As we predicted (here), the new reporting requirements imposed on US not-for-profit organizations are beginning to yield interesting results about the coziness of the leadership of some health care organizations. 

Western Pennsylvania

For example, we start with an article in the Pittsburgh Tribune-Review about hospitals in western Pennsylvania.
Board members at Western Pennsylvania hospitals have provided legal, real estate, insurance and advertising services to their organizations, according to IRS reports examined by the Tribune-Review.

The reports, which cover the fiscal year ending June 30, 2009, are the first under new reporting requirements imposed on nonprofit hospitals by the IRS. Still more requirements will kick in next year.

Details of the filings by the two largest area health care firms, UPMC and West Penn Allegheny, were made public last month. UPMC reported $10 million and West Penn reported $5 million in dealings with board members or top executives.

Five other major nonprofit health care providers reported business dealings with board members and, like UPMC and West Allegheny, cited in-place reporting and monitoring systems to avert or minimize any conflict of interest.

The specifics include this about Ohio Valley General Hospital:
At Ohio Valley General Hospital, the tax return shows two relatives of the chief executive officer are on the payroll.

Dr. David Provenzano, son of CEO William F. Provenzano, was paid $613,781 in salary and benefits. The CEO's daughter-in-law, Dr. Dana Dellapiazzo, was paid $130,525.

David Provenzano is the medical director of the hospital's pain center. Dellapiazzo is an anesthesiologist.

About Excela Health:
At Excela Health, which operates the Westmoreland Regional Hospital and two other hospitals, a company part owned by CEO David Gallatin was paid $253,835 for direct mail services.

Excela spokeswoman Robin Jennings said Mailing Specialists 'processes our mail in preparation for sending to the post office with appropriate bar coding.'

Excela reported payments of $683,250 to Westmoreland Emergency Medicine, which employs board member Dr. Robert Whipkey.

About Washington Hospital:
At Washington Hospital, board member Thomas Northrop's Observer-Reporter newspaper was paid $212,071 for advertising services. The hospital paid $308,185 in premiums to the Campbell Insurance Agency, where board member John Campbell is an owner.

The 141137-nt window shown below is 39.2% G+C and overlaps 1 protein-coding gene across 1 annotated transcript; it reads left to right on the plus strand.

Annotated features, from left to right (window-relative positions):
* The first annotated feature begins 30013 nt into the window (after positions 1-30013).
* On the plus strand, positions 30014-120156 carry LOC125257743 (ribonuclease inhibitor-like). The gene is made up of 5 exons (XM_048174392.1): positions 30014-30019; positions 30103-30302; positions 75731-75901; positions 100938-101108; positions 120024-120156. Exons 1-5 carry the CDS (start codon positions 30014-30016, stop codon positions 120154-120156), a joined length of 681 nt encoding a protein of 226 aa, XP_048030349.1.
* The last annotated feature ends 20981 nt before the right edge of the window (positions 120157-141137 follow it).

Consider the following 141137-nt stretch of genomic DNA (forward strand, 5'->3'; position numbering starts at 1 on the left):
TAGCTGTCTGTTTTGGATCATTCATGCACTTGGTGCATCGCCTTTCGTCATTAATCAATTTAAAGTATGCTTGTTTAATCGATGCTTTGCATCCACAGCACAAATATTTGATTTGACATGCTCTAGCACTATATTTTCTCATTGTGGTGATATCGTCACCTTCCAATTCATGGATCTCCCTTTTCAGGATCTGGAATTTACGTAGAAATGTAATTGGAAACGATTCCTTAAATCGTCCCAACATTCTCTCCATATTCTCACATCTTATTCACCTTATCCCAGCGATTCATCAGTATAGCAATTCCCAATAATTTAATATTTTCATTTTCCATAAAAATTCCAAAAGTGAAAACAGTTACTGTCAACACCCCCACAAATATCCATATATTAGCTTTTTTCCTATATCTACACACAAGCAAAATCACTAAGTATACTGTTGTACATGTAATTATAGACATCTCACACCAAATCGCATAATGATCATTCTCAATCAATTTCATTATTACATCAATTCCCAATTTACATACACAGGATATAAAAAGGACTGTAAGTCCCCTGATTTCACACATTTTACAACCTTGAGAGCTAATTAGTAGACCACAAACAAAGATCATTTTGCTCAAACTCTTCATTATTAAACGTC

About Jefferson Regional Medical Center:
Jefferson Regional Medical Center in Jefferson Hills, according to its report, paid $151,940 in legal fees to the law firm of board member Gregory Harbaugh. It paid $331,280 in real estate commissions to the firm run by board member Kevin Langholz.
The hospital paid $75,035 to the Thorpe Reed law firm where board member Anne Mulaney works.

About St. Clair Hospital:
At St. Clair Hospital in Mt Lebanon, a radiology firm that employs Dr. Donald Orr, who is a board member, was paid $1.95 million for providing medical services, according to the hospital's filing.

The hospital paid $80,000 for insurance related services to the HGH Group headed by hospital board member Bryan Hondru.

New Hampshire

The New Hampshire Union-Leader reported on Catholic Medical Center:
The head of Catholic Medical Center, whose salary is being questioned by the Attorney General's Office, has two offspring and two step-children employed or in one case recently employed there, the hospital acknowledged.

A hospital official defended its hiring practices, saying no favoritism is shown and that of the 11 members of senior CMC management, seven have relatives who either work or have worked at the hospital, some on a per-diem basis.

Executive Vice President Ray Bonito said his own son held a per-diem job during college. Offspring of trustees can also work at the hospital, he said.

Alyson Pitman Giles has been CMC president and chief executive officer since 1999. Her bid to intertwine CMC with Dartmouth-Hitchcock Health has been stalled by the New Hampshire attorney general, who deemed it an acquisition of CMC and said it violates state law and would need court approval.

CMC provided the following information on Giles' four relatives.

-- Son Seth Pitman has worked per-diem over the past several years. Late last month, the hospital said he was working as a project writer in the marketing office. But last week, the hospital said he is not actively employed there.

-- Daughter Sarah Pitman manages a primary-care physician practice. The hospital has not said when she started at that job. She was a hospital volunteer from June 1999 to January 2001, when she started working per-diem.

Two Giles stepchildren are also employed at the West Side hospital.

-- Stepdaughter Megan DeSantis is a physician assistant at Surgical Care Group, where she was hired six years ago. CMC acquired the group in May 2009.

-- Stepson William Giles is a physician recruiter. He started as a program analyst with the IT department in June 2000 and received several promotions over the last 10 years, CMC said.